• 5 years ago
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    you should have ended up with something like:\[t^2=3\implies t=\pm\sqrt{3}\]

  17. anonymous
    • 5 years ago
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    if t = 0 than (x=0,y=0) though...

  18. asnaseer
    • 5 years ago
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    that only gives you half the curve - so as @myininaya said, you could do 0 to square root 3 and then double the answer.

  19. anonymous
    • 5 years ago
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    and when I look at the graph (0,0) and (0,36) are the intersection points. so I just found the values of t that made that happen. What am I doing wrong?

  20. myininaya
    • 5 years ago
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    ok if we look at the graph we will see two intersection clearly x is 0 when both intersection happen so x=12t-4t^3 => we have 0=12t-4t^3 at the intersections 0=4t(3-t^2) => t=0, pm sqrt(3) and if we plug these into y we would get y=0 and y=36 And our graph confirms these are the right points of intersection: (0,0) and (0, 36) --------------- based on your graphs symmetry I belive you could just double what you have

  21. myininaya
    • 5 years ago
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    and i'm late you guys already said this

  22. asnaseer
    • 5 years ago
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    thanks for your assistance @myininaya - always appreciated :-)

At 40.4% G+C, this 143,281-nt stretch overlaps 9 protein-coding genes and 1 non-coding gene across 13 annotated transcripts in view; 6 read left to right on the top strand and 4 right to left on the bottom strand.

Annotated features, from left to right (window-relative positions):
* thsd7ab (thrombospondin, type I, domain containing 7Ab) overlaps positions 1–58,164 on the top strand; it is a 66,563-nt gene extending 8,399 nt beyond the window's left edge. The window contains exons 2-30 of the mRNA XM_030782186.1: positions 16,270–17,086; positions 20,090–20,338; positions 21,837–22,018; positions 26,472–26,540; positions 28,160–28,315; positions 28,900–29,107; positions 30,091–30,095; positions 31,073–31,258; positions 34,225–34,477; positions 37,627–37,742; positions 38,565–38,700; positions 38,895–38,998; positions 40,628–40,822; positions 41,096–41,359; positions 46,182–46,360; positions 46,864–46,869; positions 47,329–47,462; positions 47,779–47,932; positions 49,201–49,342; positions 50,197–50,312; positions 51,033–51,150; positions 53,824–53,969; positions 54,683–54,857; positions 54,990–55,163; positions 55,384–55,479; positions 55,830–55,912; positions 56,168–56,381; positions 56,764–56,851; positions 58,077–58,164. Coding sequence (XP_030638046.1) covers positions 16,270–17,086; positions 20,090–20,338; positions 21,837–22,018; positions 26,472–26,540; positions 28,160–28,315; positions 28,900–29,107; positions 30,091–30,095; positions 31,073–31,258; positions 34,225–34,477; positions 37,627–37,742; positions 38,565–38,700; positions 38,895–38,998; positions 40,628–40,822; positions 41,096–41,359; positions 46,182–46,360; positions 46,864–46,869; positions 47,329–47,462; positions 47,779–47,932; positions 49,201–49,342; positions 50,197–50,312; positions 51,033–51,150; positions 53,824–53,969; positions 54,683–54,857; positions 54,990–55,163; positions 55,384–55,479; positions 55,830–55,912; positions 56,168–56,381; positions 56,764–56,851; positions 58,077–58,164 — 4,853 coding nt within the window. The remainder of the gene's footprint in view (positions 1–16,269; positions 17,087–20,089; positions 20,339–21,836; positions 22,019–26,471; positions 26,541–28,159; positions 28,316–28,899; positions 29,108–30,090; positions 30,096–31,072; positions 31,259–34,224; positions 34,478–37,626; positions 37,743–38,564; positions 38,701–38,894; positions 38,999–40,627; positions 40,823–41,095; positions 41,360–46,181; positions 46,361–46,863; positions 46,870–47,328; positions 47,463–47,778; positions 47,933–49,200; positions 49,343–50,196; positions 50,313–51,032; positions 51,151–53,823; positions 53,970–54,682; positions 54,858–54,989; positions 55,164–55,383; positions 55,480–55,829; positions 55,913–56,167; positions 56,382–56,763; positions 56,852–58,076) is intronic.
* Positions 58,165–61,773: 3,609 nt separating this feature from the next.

23. asnaseer
    • 5 years ago
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    ok @DEdesigns57 - are you following the explanations above?

  24. anonymous
    • 5 years ago
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    so its not from t=0 to t=sqrt(3)?

  25. asnaseer
    • 5 years ago
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    let me draw it to try and help

  26. asnaseer
    • 5 years ago
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    |dw:1327172842200:dw|

  27. anonymous
    • 5 years ago
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    ah so your saying the from t=-sqrt(3) to t = sqrt(3) is one revolution around the curve, and that if I were to use from t=0 to t=sqrt(3) I would have to multiply my integral by 2 since it would only be half of it >?

  28. asnaseer
    • 5 years ago
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    so length of loop can be found either by integrating from \(-\sqrt{3}\) to \(\sqrt{3}\), or by doubling the integral from 0 to \(\sqrt{3}\). yes - I think you have it now - well done :-)

  29. anonymous
    • 5 years ago
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    Awesome! thank you so much, wish my teacher took the time to explain things like this.

  30. asnaseer
    • 5 years ago
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    you're more than welcome. I am glad I was able to explain it well enough for you to understand.